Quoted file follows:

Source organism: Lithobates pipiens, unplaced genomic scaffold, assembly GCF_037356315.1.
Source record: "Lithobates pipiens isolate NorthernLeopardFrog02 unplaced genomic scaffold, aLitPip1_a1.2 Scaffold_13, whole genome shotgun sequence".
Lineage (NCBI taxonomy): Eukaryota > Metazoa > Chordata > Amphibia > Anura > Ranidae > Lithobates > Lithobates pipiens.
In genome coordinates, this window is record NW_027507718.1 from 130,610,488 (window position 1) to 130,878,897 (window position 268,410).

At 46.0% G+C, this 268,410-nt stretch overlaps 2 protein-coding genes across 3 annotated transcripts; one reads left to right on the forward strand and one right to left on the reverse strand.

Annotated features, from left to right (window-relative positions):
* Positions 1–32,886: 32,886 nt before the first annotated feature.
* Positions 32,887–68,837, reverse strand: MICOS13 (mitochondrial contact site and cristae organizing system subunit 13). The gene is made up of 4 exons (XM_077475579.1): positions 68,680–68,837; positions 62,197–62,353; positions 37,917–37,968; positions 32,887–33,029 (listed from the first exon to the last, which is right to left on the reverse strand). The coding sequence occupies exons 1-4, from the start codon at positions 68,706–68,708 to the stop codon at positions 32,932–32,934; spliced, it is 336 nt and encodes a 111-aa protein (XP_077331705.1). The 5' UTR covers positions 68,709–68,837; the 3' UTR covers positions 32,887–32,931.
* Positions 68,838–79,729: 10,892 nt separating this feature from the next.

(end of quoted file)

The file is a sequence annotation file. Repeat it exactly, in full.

Source organism: Lithobates pipiens, unplaced genomic scaffold, assembly GCF_037356315.1.
Source record: "Lithobates pipiens isolate NorthernLeopardFrog02 unplaced genomic scaffold, aLitPip1_a1.2 Scaffold_13, whole genome shotgun sequence".
Lineage (NCBI taxonomy): Eukaryota > Metazoa > Chordata > Amphibia > Anura > Ranidae > Lithobates > Lithobates pipiens.
In genome coordinates, this window is record NW_027507718.1 from 130,610,488 (window position 1) to 130,878,897 (window position 268,410).

At 46.0% G+C, this 268,410-nt stretch overlaps 2 protein-coding genes across 3 annotated transcripts; one reads left to right on the forward strand and one right to left on the reverse strand.

Annotated features, from left to right (window-relative positions):
* Positions 1–32,886: 32,886 nt before the first annotated feature.
* Positions 32,887–68,837, reverse strand: MICOS13 (mitochondrial contact site and cristae organizing system subunit 13). The gene is made up of 4 exons (XM_077475579.1): positions 68,680–68,837; positions 62,197–62,353; positions 37,917–37,968; positions 32,887–33,029 (listed from the first exon to the last, which is right to left on the reverse strand). The coding sequence occupies exons 1-4, from the start codon at positions 68,706–68,708 to the stop codon at positions 32,932–32,934; spliced, it is 336 nt and encodes a 111-aa protein (XP_077331705.1). The 5' UTR covers positions 68,709–68,837; the 3' UTR covers positions 32,887–32,931.
* Positions 68,838–79,729: 10,892 nt separating this feature from the next.